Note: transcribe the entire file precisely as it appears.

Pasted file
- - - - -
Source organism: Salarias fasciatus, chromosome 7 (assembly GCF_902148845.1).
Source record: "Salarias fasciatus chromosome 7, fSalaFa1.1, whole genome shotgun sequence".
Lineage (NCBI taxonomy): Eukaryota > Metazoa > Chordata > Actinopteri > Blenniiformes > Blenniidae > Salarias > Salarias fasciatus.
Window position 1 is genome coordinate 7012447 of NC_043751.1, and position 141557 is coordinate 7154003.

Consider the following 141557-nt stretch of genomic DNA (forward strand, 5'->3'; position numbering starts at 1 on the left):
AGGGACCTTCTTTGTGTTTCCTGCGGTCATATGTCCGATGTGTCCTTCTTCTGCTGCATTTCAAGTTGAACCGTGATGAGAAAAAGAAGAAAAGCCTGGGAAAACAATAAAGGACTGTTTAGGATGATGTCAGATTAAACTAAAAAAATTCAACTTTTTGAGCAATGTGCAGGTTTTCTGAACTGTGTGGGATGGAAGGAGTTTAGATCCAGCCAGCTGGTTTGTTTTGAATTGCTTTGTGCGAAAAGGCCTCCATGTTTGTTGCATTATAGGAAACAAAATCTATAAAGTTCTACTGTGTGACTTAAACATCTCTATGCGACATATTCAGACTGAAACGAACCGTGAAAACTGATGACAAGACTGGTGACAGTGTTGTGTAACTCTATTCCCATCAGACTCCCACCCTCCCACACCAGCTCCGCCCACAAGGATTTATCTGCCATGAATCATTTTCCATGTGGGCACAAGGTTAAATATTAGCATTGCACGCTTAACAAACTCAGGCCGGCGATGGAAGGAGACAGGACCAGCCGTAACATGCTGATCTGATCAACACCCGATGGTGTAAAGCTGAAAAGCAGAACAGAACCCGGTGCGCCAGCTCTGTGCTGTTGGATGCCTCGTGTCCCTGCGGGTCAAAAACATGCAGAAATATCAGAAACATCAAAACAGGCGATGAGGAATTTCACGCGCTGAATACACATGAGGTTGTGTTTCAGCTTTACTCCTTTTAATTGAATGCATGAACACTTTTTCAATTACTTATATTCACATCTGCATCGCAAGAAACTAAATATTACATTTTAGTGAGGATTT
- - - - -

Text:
Source organism: Salarias fasciatus, chromosome 7 (assembly GCF_902148845.1).
Source record: "Salarias fasciatus chromosome 7, fSalaFa1.1, whole genome shotgun sequence".
Lineage (NCBI taxonomy): Eukaryota > Metazoa > Chordata > Actinopteri > Blenniiformes > Blenniidae > Salarias > Salarias fasciatus.
Window position 1 is genome coordinate 7012447 of NC_043751.1, and position 141557 is coordinate 7154003.

Consider the following 141557-nt stretch of genomic DNA (forward strand, 5'->3'; position numbering starts at 1 on the left):
AGGGACCTTCTTTGTGTTTCCTGCGGTCATATGTCCGATGTGTCCTTCTTCTGCTGCATTTCAAGTTGAACCGTGATGAGAAAAAGAAGAAAAGCCTGGGAAAACAATAAAGGACTGTTTAGGATGATGTCAGATTAAACTAAAAAAATTCAACTTTTTGAGCAATGTGCAGGTTTTCTGAACTGTGTGGGATGGAAGGAGTTTAGATCCAGCCAGCTGGTTTGTTTTGAATTGCTTTGTGCGAAAAGGCCTCCATGTTTGTTGCATTATAGGAAACAAAATCTATAAAGTTCTACTGTGTGACTTAAACATCTCTATGCGACATATTCAGACTGAAACGAACCGTGAAAACTGATGACAAGACTGGTGACAGTGTTGTGTAACTCTATTCCCATCAGACTCCCACCCTCCCACACCAGCTCCGCCCACAAGGATTTATCTGCCATGAATCATTTTCCATGTGGGCACAAGGTTAAATATTAGCATTGCACGCTTAACAAACTCAGGCCGGCGATGGAAGGAGACAGGACCAGCCGTAACATGCTGATCTGATCAACACCCGATGGTGTAAAGCTGAAAAGCAGAACAGAACCCGGTGCGCCAGCTCTGTGCTGTTGGATGCCTCGTGTCCCTGCGGGTCAAAAACATGCAGAAATATCAGAAACATCAAAACAGGCGATGAGGAATTTCACGCGCTGAATACACATGAGGTTGTGTTTCAGCTTTACTCCTTTTAATTGAATGCATGAACACTTTTTCAATTACTTATATTCACATCTGCATCGCAAGAAACTAAATATTACATTTTAGTGAGGATTT